Is Boswellia Safe In Those With Chronic Kidney Disease (CKD)?

It may be beneficial but you should speak with your doctor prior to use.

Is Boswellia Safe In Those With Chronic Kidney Disease (CKD)?
Nov 24, 2018

Lizzy asked

Is BosMed respiratory support not recommended to take if patient has stage 3 kidney disease?

At a glance

  • While preliminary studies suggest boswellia may be beneficial in reducing inflammation in individuals with chronic kidney disease, additional safety and efficacy data is needed.


Boswellia In Mortar Pestle

There isn't much data regarding whether or not it is safe to take BosMed, a Boswellia (i.e. Indian frankincense) containing supplement, in those with kidney disease.

The few pharmacokinetic studies that have been done with Boswellia do report that the drug is excreted via the kidneys but don't suggest that kidney disease is a contraindication for use.

One study actually found that Boswellia (in combination with curcumin) may help to reduce inflammation in those with chronic kidney disease who are not undergoing dialysis. There was no determination on whether or not it affects kidney function.

Like all over-the-counter supplements, you should discuss with your doctor regarding whether or not it is safe to add on Boswellia products for your particular medical situation.

Boswellia Info

Boswellia, specifically the gum resin known as Boswellia serrata, is commonly used in traditional Indian medicine for a variety of indications, including

The exact constituents and mechanism of action of Boswellia for the indications above isn't well known.

When taken as a supplement, most commonly the gum resin is used and is standardized in regard to the '3-O-acetyl-11-keto-beta-boswellic acid' (AKBA) constituent.

Boswellia gum resin, in addition to AKBA, contains a variety of essential oils, terpenoids, and flavonoids, all of which may contribute to its effects.

Research shows that Boswellia extracts can have anti-inflammatory, analgesic, and anti-arthritis effects by influencing a variety of inflammatory processes in the body, such as 5-lipoxygenase, leukotriene, and prostaglandin synthesis.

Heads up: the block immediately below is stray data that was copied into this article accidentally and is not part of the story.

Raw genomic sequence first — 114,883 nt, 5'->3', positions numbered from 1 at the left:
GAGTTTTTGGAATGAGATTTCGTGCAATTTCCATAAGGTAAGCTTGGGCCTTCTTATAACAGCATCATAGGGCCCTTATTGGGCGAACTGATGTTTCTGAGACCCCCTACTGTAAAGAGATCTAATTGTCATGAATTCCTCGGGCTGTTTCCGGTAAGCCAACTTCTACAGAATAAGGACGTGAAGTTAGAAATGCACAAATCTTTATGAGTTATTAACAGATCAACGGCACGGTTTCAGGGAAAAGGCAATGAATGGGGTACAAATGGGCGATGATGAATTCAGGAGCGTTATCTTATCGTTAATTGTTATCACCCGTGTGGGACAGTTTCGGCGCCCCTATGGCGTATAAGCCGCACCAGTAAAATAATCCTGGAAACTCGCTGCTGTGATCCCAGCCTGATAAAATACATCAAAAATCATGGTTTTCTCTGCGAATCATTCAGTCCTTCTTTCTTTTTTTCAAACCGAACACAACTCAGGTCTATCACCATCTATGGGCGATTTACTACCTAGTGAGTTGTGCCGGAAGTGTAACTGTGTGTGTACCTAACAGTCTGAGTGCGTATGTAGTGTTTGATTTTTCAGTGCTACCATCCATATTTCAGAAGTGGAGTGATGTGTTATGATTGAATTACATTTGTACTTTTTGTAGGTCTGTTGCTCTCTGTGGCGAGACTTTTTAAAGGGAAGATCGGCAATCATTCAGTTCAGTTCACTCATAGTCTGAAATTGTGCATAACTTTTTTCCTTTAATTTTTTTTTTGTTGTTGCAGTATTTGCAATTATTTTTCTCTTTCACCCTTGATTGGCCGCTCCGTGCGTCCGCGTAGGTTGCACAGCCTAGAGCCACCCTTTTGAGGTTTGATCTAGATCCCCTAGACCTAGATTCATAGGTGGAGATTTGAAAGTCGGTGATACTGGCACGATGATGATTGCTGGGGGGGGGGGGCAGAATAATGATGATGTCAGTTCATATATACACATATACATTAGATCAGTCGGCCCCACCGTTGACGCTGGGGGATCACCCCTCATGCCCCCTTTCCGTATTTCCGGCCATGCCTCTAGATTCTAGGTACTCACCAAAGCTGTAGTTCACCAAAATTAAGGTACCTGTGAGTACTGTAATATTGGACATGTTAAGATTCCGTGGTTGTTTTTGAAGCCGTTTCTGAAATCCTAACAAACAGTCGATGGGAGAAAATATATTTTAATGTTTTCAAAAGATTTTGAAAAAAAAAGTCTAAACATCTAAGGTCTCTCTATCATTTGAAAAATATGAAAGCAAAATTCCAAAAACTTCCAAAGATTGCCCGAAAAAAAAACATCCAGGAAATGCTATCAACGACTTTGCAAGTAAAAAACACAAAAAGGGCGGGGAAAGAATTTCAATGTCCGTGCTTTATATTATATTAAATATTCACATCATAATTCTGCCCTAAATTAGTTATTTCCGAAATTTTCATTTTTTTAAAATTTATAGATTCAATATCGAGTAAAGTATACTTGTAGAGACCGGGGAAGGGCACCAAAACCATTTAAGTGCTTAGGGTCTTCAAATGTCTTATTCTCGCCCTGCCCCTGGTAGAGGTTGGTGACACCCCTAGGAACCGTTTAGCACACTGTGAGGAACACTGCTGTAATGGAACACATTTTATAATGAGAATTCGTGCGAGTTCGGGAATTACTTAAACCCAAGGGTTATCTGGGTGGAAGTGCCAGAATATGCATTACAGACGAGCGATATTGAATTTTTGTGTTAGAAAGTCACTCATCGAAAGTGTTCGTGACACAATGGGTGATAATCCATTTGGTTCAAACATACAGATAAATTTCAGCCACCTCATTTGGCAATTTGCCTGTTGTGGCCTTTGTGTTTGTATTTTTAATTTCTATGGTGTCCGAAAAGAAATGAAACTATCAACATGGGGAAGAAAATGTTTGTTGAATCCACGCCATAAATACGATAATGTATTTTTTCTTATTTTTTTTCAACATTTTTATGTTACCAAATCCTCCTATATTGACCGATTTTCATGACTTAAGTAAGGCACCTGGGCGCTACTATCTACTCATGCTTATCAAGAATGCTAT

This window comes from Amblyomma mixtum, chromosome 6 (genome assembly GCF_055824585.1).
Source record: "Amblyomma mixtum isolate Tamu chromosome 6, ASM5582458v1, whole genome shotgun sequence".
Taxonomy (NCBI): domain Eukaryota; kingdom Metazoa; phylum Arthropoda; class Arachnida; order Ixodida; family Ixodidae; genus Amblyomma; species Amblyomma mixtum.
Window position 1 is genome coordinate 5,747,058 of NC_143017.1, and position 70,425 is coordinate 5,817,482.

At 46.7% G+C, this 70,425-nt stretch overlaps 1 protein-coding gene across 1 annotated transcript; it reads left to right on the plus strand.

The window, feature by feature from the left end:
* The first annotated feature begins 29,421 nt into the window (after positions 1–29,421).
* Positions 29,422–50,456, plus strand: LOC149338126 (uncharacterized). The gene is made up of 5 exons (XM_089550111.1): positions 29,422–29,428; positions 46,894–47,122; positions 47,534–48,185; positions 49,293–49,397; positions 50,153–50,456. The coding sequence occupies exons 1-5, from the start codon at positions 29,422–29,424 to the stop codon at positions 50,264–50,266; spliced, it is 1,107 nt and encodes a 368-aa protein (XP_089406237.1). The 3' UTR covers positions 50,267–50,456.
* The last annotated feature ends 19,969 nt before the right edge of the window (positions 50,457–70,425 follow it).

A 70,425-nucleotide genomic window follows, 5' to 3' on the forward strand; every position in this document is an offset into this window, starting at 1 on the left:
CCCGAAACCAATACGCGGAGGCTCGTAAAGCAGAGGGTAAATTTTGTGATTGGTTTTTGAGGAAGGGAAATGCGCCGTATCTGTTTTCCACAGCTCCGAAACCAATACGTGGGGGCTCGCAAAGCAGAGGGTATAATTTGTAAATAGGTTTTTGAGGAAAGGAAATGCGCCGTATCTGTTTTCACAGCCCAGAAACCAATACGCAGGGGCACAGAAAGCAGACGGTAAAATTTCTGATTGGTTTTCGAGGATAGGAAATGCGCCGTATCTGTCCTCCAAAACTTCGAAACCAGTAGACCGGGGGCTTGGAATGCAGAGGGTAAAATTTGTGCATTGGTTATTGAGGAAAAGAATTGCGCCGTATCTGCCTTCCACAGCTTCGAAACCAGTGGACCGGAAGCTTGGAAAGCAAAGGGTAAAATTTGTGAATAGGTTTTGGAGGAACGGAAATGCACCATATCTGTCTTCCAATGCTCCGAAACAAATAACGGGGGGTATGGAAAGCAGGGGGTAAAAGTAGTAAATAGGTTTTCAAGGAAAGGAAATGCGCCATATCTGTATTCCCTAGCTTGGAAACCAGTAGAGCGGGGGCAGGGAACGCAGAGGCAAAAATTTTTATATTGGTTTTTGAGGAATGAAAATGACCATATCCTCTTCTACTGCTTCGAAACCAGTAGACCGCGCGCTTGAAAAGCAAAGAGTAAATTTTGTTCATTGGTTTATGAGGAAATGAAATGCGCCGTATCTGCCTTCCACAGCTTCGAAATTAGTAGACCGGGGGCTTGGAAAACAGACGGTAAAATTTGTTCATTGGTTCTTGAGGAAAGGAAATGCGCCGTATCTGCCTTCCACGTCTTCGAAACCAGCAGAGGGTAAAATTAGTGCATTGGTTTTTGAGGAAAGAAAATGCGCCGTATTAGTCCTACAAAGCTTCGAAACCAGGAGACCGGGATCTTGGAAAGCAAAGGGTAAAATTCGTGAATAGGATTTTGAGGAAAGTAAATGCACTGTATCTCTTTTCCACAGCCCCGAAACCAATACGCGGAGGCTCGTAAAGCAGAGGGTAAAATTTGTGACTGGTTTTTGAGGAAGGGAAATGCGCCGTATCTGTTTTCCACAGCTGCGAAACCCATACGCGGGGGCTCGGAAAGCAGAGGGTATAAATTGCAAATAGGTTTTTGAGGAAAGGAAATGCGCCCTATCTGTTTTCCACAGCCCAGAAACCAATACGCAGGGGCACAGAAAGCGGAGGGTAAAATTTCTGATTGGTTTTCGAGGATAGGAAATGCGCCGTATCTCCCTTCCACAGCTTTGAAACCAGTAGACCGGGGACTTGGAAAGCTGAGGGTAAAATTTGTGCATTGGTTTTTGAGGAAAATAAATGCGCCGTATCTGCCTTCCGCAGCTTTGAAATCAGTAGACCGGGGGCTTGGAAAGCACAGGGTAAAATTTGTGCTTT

Not much is known about potential drug interactions or contraindications with Boswellia. It may have immune-stimulating effects and therefore may need to be used cautiously in those with autoimmune diseases, like multiple sclerosis.

Additionally, Boswellia may inhibit certain CYP liver metabolizing enzymes. Therefore, there are some theoretical interactions between Boswellia and drugs that could result in an increase in drug concentrations and side effects.

Final Words

  • Boswellia is at least partially excreted via the kidneys but preliminary studies suggest that Boswellia may be beneficial for certain individuals with chronic kidney disease. Nevertheless, more studies are needed to determine safety and efficacy.
  • It is important to talk with your doctor before adding on any medication or supplement so you can receive appropriate advice and monitoring.
  1. Pharmacokinetic study of 11-Keto beta-Boswellic acid. PubMed
  2. A Pilot Study to Examine the Effects of an Anti-inflammatory Supplement on Eicosanoid Derivatives in Patients with Chronic Kidney Disease. PubMed
  3. Frankincense: systematic review. PubMed
  4. Safety and Toxicological Evaluation of a Novel, Standardized 3-O-Acetyl-11-keto-beta-Boswellic Acid (AKBA)-Enriched Boswellia serrata Extract (5-Loxin(R)). Europe PMC
  5. Chemistry and immunomodulatory activity of frankincense oil. PubMed
  6. Efficacy and tolerability of Boswellia serrata extract in treatment of osteoarthritis of knee--a randomized double blind placebo controlled trial. PubMed
  7. Analysis of frankincense from various Boswellia species with inhibitory activity on human drug metabolising cytochrome P450 enzymes using liquid chromatography mass spectrometry after automated on-line extraction. Springer Link

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